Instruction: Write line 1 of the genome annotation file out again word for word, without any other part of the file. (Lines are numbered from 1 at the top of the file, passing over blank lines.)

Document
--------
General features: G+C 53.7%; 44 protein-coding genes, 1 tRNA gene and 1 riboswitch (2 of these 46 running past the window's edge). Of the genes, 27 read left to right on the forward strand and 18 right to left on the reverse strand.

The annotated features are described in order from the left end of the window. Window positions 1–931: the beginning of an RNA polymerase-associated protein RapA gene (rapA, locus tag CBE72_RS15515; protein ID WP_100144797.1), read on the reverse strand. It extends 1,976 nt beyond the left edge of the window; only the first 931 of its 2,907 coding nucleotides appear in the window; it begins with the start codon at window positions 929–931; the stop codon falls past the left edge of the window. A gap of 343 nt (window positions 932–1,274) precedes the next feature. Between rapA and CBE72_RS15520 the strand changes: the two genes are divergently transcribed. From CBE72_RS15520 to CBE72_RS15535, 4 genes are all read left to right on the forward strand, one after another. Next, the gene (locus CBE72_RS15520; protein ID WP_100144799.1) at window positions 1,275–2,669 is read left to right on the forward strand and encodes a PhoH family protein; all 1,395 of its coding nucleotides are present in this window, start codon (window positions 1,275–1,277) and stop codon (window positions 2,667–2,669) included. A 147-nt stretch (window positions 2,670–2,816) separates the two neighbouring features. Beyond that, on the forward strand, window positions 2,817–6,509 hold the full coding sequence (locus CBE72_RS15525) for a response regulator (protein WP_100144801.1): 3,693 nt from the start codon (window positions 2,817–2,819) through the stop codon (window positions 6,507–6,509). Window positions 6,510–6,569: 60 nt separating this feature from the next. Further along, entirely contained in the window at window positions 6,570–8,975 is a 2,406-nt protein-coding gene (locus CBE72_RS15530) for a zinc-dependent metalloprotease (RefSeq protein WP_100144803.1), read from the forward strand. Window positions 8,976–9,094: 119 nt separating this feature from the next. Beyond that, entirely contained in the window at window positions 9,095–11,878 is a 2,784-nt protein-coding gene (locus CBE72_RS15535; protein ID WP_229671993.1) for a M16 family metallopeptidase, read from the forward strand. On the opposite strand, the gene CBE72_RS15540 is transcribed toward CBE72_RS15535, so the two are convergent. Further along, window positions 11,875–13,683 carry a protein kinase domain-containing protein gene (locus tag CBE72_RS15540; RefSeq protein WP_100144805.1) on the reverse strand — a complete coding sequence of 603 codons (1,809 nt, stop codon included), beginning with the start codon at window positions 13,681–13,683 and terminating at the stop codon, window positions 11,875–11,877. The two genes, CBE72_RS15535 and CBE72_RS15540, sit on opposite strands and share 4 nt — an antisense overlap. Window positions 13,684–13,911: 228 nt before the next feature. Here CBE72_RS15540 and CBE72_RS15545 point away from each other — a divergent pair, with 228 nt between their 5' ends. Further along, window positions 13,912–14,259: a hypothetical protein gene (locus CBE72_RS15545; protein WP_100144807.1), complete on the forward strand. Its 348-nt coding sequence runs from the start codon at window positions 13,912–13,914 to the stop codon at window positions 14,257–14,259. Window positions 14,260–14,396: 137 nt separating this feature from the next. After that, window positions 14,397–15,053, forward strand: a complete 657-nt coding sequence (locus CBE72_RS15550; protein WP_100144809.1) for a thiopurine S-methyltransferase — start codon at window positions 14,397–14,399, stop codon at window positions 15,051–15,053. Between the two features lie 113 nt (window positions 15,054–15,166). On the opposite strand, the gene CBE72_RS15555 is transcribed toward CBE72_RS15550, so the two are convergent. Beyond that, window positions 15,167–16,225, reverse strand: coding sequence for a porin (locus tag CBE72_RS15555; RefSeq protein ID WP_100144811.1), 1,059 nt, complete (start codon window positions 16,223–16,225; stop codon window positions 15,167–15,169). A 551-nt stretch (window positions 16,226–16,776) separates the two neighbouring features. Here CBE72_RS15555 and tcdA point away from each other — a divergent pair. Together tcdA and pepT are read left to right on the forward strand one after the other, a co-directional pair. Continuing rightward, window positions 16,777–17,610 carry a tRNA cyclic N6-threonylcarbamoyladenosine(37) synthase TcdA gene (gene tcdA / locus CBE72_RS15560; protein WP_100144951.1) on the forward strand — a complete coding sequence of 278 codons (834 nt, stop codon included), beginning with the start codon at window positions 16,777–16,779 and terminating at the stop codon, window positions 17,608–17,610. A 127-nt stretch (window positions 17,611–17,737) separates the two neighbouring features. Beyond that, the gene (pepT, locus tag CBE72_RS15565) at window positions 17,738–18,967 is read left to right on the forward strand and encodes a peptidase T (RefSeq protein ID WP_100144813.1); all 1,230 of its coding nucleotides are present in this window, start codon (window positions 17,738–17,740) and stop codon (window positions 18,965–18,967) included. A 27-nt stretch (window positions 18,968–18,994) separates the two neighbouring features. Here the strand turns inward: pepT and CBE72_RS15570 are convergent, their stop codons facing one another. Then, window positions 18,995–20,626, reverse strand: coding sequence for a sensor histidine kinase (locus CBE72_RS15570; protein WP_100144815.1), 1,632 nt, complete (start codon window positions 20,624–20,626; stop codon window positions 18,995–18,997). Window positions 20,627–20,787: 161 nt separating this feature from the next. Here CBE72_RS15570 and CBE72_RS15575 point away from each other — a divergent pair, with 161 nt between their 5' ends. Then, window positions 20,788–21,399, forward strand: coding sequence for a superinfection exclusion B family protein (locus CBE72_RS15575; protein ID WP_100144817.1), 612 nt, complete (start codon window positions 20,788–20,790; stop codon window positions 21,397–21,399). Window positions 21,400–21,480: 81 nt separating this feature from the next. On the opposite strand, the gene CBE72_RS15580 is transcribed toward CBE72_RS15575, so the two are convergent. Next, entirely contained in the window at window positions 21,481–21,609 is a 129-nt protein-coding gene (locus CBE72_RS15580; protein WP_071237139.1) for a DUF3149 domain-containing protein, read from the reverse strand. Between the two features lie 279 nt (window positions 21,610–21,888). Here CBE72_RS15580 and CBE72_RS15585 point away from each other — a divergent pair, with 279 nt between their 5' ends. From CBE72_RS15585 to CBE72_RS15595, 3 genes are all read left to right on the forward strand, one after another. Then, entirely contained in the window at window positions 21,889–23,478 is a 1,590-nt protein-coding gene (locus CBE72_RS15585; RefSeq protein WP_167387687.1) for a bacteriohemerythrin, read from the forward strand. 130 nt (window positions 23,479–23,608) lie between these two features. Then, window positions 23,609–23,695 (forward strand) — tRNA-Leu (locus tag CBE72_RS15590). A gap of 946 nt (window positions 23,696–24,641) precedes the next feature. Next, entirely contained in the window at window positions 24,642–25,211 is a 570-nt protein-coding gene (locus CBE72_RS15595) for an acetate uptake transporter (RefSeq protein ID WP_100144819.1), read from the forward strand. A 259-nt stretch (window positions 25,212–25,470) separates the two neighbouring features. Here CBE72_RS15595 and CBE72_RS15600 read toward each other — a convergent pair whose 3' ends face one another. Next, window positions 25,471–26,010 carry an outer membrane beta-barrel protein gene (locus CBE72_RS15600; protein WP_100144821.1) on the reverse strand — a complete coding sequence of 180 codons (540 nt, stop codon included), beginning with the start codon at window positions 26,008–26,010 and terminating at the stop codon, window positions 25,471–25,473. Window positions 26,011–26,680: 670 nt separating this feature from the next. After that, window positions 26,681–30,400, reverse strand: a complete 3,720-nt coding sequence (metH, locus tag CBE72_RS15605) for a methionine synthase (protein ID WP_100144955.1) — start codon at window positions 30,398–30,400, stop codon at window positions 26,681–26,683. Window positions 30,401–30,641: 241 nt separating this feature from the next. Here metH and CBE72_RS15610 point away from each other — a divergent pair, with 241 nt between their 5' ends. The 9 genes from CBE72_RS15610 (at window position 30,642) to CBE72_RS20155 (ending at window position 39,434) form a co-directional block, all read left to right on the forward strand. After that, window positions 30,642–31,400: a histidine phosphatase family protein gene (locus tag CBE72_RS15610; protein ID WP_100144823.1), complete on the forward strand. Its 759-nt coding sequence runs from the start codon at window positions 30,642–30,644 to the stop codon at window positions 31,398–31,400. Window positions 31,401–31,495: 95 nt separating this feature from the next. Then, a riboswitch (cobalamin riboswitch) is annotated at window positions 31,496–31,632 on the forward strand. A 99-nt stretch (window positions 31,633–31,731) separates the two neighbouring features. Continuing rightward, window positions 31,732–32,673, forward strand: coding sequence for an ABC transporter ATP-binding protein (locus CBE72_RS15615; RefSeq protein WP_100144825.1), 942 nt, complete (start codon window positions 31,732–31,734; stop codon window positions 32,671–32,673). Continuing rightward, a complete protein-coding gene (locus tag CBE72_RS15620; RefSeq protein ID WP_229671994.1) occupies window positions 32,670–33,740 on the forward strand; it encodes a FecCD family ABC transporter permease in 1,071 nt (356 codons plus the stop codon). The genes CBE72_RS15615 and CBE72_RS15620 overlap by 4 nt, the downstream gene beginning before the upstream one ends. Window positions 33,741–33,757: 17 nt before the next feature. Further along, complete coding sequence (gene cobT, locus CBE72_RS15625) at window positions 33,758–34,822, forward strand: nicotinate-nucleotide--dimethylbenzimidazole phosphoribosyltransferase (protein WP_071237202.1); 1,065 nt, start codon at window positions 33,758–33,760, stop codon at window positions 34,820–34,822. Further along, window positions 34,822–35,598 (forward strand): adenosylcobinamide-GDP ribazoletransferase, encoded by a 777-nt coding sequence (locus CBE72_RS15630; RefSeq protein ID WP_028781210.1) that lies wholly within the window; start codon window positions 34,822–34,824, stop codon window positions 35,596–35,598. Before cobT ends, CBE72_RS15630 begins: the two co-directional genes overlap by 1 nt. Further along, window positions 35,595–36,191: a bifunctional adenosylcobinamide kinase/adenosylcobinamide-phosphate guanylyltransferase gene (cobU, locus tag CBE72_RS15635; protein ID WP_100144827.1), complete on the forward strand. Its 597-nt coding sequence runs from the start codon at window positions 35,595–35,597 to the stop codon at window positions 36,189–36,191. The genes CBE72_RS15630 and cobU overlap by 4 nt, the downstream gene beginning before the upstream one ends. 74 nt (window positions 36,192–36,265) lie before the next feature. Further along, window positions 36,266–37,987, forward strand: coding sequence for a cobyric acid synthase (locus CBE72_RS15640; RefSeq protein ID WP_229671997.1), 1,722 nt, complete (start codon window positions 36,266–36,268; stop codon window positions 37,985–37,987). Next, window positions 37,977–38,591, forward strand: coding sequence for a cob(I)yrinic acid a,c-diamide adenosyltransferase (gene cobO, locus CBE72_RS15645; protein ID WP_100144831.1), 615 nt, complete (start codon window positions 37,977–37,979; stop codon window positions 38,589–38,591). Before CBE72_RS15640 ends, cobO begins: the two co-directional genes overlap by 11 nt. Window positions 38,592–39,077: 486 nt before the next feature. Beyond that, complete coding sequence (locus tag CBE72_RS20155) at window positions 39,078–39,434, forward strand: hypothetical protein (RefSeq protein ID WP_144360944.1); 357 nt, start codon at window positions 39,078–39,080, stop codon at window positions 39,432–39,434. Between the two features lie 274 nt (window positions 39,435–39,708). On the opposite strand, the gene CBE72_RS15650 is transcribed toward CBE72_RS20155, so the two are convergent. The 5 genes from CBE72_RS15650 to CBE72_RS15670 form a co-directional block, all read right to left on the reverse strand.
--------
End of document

General features: G+C 53.7%; 44 protein-coding genes, 1 tRNA gene and 1 riboswitch (2 of these 46 running past the window's edge). Of the genes, 27 read left to right on the forward strand and 18 right to left on the reverse strand.